Black Orchid studied his face skeptically.

“I have no plans to continue on in a criminal life any longer, Miss Orchid. I know that in a typical scenario, you and I are supposed to be battling each other as a super-hero and a super-villain ought to do, but must we follow that tiresome cliché? My only goal, now, is to reverse the accident that changed me into what you see before you. I merely wish to become a normal man again.”

“Oh, please. You made the choice to become a criminal. You chose to be Mister Zero long before you were Mister Freeze.” (*)

[(*) Editor’s note: See “The Ice Crimes of Mister Zero,” Batman #121 (February, 1959).]

“True enough, I did so choose at the time. But can a man not see the folly of his ways a little further down the road? ‘All men are liable to error; and most men are, in many points, by passion or interest, under temptation to it.'”

“John Locke?”

“You know your quotes,” said Mister Freeze, impressed. “All I ask is that I be given another chance — to start over with a new life. All this equipment you see before you is part of that. I know I’m on the verge of a breakthrough, and if you take me away to see justice, it may be many years again before I’ll ever be this close again.”

“You’ve been changed back to normal before,” said Orchid. “I’ve read your file.”

“Yes, and after that happened, I abandoned my criminal career!” Freeze exclaimed.

“But weren’t you serving your prison sentence during the whole time you’d been cured?” she pointed out. “And afterwards you went back to crime.”

“Only after my body reverted back to the way I am now. (*) And the steam treatment won’t work a second time. It would only kill me. Have you any idea how hard it is to live on the fringes of society? Unable to live a normal life? Do you really want me to remain this way?”

[(*) Editor’s note: See “Mr. Freeze’s Chilling Deathtrap,” Detective Comics #373 (March, 1968).]

“This may be hard for you to believe, Freeze, but I do understand what it’s like to live on the fringes of society. And… I am going to give you a second chance. Even though this is really more like a third or fourth chance for you. Don’t make me regret it.”

Mister Freeze smiled and rose from his chair. “You have my undying gratitude, Miss Orchid,” he said sincerely.

“Don’t con me, Freeze,” said Black Orchid, pointing in his face. “I’ll know when you step out of line. And you will, too, because I’ll be right there.”

“You have my word,” he replied.

The Black Orchid turned around and walked out of the cabin through the back door, wondering how much the word of a career criminal like Mister Freeze really meant.

She looked down sadly as she flew away in the high wind and saw Johannes Svonni grooming Blitzen, unaware that his fair Sami girl was gone forever.


Onyx completed three hours of meditations and opened her eyes.

She found herself still in the same place she had been in when she’d begun: on board the S.S. Nautilus, in the cabin that Captain Mark Compass had provided for her.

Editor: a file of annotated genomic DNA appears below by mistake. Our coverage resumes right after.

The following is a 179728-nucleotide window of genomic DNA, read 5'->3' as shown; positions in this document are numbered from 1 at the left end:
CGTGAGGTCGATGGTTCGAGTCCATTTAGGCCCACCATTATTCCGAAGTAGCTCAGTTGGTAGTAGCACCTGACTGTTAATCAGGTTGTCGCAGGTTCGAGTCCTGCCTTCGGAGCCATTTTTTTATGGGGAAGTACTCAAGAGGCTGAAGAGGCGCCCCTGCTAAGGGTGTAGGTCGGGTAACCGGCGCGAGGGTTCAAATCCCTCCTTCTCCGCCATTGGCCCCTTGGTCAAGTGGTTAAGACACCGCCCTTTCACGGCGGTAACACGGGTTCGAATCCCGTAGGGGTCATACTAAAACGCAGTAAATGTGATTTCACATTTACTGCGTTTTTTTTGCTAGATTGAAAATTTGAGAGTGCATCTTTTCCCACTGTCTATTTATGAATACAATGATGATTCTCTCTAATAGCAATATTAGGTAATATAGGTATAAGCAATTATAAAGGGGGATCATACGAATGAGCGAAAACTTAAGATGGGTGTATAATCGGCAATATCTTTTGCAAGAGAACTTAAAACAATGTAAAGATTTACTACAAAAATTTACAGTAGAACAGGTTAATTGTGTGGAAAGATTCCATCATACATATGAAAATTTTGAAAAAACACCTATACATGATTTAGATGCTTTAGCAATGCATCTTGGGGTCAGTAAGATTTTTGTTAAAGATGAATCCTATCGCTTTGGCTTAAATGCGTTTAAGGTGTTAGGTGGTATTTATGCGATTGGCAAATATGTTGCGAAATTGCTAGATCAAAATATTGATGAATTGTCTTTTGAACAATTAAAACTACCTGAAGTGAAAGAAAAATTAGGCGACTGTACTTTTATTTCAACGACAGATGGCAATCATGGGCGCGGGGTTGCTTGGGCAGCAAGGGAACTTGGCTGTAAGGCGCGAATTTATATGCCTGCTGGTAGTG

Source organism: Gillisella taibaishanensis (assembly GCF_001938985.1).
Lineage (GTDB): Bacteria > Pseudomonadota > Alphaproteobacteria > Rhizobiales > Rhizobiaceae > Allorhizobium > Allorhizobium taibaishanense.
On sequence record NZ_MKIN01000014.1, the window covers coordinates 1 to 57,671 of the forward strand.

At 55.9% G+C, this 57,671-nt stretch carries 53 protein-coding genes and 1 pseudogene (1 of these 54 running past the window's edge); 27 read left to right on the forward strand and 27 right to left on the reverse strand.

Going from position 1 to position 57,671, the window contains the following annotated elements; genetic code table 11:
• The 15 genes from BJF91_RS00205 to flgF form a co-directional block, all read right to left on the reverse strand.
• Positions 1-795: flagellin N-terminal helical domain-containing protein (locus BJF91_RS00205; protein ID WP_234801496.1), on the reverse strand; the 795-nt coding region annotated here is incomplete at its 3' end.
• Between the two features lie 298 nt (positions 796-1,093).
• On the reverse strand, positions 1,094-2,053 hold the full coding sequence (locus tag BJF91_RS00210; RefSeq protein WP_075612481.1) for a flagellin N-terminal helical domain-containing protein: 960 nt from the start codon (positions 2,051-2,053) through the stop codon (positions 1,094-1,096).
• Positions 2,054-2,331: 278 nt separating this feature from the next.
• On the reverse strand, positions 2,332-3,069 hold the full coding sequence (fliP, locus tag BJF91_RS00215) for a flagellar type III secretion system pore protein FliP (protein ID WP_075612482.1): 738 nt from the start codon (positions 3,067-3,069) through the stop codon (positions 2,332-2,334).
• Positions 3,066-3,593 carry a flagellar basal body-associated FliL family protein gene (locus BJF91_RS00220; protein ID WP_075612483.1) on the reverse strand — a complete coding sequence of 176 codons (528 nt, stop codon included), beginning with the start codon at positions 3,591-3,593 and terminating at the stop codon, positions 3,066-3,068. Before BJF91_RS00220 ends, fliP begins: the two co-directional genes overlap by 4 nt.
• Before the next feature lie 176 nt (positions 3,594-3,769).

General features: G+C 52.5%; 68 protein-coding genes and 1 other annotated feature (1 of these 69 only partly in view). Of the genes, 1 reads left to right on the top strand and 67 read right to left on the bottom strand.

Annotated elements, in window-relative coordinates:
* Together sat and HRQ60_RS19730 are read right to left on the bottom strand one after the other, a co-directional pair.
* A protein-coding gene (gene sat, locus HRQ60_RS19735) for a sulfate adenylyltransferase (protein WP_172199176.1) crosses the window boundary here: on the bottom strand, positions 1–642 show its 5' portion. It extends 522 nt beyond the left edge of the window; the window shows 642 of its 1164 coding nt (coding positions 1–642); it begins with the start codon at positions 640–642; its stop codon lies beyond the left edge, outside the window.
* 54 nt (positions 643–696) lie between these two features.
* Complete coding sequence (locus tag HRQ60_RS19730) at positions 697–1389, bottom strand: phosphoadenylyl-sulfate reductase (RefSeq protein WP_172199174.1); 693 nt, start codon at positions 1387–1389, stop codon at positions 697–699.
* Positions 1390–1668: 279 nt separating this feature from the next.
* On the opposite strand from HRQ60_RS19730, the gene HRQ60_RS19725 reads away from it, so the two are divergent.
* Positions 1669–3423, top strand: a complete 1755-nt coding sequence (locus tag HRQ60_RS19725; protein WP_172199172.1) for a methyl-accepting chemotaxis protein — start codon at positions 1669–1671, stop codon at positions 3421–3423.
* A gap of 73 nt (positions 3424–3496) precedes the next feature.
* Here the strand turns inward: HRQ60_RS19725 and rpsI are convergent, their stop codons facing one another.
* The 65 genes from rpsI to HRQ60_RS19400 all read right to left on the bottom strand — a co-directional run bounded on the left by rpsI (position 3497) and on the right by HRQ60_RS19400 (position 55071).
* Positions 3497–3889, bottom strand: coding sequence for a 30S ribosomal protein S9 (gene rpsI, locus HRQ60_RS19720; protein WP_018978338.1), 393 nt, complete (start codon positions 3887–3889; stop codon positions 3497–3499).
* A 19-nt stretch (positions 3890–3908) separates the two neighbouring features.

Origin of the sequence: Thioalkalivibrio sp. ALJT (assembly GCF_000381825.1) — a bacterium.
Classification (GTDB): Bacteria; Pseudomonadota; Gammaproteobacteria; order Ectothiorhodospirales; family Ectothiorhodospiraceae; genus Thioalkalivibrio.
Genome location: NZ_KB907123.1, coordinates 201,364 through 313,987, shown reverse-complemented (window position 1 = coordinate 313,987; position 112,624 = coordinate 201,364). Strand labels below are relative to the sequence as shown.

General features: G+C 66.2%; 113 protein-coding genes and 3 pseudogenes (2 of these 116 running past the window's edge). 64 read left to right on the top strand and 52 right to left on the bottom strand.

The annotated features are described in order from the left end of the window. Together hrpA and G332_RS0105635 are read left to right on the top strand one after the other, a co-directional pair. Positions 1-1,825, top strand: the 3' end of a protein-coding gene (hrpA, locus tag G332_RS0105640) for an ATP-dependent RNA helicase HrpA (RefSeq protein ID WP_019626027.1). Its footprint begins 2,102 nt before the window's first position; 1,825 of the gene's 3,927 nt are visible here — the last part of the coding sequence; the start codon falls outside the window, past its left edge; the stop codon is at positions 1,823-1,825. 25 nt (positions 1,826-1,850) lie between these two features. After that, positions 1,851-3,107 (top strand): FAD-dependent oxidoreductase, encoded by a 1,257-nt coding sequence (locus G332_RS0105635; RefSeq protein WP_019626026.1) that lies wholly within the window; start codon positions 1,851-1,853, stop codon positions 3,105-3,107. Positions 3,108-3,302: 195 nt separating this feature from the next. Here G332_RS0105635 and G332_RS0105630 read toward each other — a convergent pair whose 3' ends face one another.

The middle-aged Captain Compass had been, in years past, a troubleshooter and investigator for the Penny Steamship Line, of which the S.S. Nautilus was part, and although he was now living in semi-retirement on this particular boat, he was still called upon by his former employers from time to time for his skills as a consultant on certain discretionary matters.

A knock at the door startled Onyx out of her reverie.

“Miss Onyx?”

The mysterious martial arts expert looked up as the kindly face of Svea Marie Compass looked down at her from the half-open doorway. “I hope I’m not disturbing you.”

“No, not at all,” Onyx said, smiling.

“Mark and I would like you to join us for dinner in the captain’s mess. Our cook made a vegetarian meal just for you.”

“Thank you very much,” replied the young woman. “I will be there shortly.”


Later, as the group finished their dinners, several shouts could be heard only a few moments before an explosion rocked the side of the ship.

“Blast!” shouted Captain Compass. “I was hoping we’d be prepared for something like this, but they’ve struck again without any warning whatsoever!”

“What is your decision, Captain?” Onyx said quickly.

Captain Mark Compass stood there and scratched his graying temples, while frowning and looking at the young woman up and down. “I don’t like the idea, not one bit. But nevertheless I think you may be right about it.”

Onyx smiled and slipped out of the room like a ghost.

“Do you really think she’ll be all right, Mark?” Svea asked her husband, holding him close as the resounding noise of cannon-fire and cries struck through the ship.

“I don’t know, Svea. To look at her, you’d think she was just a young girl. But Batman has assured me of her skill. I — I just don’t know. All we can do now is pray for the best.”

“Avast, ye swabs!” a startling figure shouted as he swung onto the deck of the S.S. Nautilus with twenty strong men alongside him. “Ye’re done fer now!”

The leader of this band of modern-day pirates was definitely dressed the part. He wore swashbuckler’s shoes and garb, and he had a black goatee and a black eyepatch over one eye. He was the former restauranteur Karl Courtney and present foe of the Batman who called himself Captain Stingaree, and he was having the time of his life.

The crew of the Nautilus was quickly subdued within several minutes and, due to the quick actions of Captain Compass, none had died, and few sustained any serious injuries.

“Ye be a smart one, Compass!” laughed Stingaree as he leaped off the now-useless husk of the Nautilus back onto his own corsair. His men had looted the boat of all its precious cargo and had destroyed the engine entirely. Captain Stingaree wasn’t afraid of killing his foes if necessary, but he was as good as his word when he told them that nobody needed to die if they did not resist.

With a final laugh at the smoking ruin of a ship, now dead in the water and only able to float, Captain Stingaree sped his corsair at an impossible speed away, before seeming to disappear entirely in the dim twilight.

“How did he do it?” Compass muttered to himself as he watched the boat disappear from view, and he silently said a prayer for his young friend.